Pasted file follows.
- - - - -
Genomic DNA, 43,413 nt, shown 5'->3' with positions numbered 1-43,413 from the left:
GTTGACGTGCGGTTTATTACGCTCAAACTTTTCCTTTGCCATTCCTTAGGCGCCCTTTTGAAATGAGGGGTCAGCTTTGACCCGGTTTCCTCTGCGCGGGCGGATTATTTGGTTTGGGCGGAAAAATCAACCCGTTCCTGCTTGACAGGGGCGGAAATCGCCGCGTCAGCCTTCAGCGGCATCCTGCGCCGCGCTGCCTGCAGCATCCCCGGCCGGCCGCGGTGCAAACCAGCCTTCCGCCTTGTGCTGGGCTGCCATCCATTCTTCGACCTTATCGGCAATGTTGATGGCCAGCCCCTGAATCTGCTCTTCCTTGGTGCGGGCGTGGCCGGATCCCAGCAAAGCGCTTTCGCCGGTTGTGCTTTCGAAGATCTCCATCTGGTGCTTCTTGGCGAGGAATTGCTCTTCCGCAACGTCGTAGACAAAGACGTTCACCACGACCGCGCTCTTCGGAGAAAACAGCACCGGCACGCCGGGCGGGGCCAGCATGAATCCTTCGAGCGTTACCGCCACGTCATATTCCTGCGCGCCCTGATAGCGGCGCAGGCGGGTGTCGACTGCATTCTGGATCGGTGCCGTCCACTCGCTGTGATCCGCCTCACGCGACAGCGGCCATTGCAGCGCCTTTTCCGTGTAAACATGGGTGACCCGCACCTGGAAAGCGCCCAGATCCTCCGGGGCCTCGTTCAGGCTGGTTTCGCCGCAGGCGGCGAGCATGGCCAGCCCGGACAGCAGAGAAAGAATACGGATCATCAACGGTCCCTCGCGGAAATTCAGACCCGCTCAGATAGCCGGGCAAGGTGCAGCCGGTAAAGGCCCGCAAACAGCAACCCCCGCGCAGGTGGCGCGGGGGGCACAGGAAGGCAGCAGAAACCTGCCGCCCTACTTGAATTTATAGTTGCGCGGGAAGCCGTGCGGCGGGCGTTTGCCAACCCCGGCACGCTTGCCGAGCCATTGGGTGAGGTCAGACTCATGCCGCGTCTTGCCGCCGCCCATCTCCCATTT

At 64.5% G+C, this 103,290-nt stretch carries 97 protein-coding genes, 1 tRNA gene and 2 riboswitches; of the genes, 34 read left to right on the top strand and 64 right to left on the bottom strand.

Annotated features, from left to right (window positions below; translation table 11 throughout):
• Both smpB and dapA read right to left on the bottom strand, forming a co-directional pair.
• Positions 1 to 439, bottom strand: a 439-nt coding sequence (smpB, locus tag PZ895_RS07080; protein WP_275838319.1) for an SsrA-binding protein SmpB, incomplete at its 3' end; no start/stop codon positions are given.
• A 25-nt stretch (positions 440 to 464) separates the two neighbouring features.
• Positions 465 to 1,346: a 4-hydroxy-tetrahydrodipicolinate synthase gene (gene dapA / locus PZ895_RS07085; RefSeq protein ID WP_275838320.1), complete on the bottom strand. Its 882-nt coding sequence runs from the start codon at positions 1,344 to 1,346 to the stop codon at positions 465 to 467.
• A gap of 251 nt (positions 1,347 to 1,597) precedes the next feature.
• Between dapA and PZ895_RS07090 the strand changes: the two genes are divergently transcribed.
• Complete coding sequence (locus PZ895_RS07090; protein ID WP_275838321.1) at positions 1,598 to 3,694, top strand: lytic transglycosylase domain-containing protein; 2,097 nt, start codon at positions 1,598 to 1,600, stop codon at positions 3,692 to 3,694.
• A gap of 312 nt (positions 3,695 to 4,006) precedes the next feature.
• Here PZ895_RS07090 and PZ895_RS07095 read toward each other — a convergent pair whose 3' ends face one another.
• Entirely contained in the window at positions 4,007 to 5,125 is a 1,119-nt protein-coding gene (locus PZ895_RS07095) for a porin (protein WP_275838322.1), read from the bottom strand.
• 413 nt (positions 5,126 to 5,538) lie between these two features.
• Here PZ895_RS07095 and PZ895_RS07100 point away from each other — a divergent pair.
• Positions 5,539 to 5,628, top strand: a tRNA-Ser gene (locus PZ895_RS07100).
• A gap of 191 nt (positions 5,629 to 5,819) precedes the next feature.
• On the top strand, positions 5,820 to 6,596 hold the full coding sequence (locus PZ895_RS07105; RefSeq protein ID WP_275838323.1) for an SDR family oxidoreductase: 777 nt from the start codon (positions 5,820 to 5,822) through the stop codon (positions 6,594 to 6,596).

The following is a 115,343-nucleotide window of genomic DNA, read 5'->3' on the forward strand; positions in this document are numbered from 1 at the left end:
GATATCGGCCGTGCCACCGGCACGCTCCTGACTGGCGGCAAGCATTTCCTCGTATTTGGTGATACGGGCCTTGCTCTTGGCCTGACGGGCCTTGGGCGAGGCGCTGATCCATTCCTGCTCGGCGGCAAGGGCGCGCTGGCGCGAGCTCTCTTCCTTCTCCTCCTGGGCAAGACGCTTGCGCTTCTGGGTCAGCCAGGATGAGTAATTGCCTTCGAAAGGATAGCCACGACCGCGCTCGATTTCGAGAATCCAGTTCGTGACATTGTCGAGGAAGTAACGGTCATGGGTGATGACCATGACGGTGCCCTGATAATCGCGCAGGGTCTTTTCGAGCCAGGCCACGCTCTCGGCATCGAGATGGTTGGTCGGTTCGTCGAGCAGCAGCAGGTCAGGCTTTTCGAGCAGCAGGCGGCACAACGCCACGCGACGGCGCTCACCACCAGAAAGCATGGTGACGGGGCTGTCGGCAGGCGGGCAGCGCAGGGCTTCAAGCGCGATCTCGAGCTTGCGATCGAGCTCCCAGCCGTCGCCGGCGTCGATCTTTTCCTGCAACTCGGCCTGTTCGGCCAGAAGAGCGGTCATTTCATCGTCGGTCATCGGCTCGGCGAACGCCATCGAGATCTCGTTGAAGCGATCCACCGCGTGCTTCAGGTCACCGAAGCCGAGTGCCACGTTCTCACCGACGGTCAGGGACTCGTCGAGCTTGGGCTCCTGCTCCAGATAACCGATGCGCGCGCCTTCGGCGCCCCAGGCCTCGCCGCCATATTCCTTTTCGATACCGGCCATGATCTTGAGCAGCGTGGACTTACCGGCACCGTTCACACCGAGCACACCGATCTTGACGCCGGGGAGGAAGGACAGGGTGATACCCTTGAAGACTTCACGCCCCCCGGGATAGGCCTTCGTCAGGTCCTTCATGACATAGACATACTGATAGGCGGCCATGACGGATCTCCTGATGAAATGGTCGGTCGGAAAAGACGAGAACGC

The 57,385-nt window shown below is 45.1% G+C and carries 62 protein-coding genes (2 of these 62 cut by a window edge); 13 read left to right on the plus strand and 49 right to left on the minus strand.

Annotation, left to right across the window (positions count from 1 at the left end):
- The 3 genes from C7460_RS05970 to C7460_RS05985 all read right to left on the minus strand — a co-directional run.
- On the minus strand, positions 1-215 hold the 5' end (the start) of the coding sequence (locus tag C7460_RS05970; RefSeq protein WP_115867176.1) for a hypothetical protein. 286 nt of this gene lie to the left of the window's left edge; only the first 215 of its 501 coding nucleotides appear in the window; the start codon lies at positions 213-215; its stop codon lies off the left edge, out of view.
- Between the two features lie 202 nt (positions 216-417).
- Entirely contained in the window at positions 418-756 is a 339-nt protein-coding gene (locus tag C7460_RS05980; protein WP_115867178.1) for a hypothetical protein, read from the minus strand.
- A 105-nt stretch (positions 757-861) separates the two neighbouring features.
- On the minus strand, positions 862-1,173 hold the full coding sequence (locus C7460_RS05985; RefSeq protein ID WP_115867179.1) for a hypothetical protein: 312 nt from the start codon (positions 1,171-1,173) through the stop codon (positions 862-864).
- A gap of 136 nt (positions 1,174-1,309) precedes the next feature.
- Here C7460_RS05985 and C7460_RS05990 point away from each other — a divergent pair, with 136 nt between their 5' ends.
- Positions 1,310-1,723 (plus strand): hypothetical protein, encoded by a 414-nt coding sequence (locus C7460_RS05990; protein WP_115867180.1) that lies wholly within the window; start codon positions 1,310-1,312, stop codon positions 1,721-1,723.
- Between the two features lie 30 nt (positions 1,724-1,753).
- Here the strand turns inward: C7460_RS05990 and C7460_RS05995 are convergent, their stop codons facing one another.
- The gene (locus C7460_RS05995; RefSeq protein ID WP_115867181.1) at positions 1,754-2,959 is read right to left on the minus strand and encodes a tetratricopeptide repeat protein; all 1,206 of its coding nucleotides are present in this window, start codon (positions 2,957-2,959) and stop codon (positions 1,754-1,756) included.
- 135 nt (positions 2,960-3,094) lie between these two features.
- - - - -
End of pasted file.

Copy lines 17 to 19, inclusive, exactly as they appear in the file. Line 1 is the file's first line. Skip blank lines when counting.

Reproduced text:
• Positions 5,539 to 5,628, top strand: a tRNA-Ser gene (locus PZ895_RS07100).
• A gap of 191 nt (positions 5,629 to 5,819) precedes the next feature.
• On the top strand, positions 5,820 to 6,596 hold the full coding sequence (locus PZ895_RS07105; RefSeq protein ID WP_275838323.1) for an SDR family oxidoreductase: 777 nt from the start codon (positions 5,820 to 5,822) through the stop codon (positions 6,594 to 6,596).